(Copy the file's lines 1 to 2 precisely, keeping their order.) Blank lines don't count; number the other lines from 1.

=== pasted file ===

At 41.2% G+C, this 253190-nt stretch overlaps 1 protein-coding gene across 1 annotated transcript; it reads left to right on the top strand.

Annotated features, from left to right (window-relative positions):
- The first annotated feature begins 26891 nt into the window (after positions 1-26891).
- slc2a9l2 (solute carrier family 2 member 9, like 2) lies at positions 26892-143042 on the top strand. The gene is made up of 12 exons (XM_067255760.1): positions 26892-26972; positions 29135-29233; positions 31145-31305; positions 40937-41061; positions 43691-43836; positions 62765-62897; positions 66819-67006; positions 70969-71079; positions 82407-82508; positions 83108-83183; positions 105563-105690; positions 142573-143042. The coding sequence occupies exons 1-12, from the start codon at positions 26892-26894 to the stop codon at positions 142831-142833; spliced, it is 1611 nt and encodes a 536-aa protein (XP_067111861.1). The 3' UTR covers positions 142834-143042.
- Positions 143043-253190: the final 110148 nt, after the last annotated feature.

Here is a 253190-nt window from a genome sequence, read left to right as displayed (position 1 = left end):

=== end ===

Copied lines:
At 41.2% G+C, this 253190-nt stretch overlaps 1 protein-coding gene across 1 annotated transcript; it reads left to right on the top strand.

Annotated features, from left to right (window-relative positions):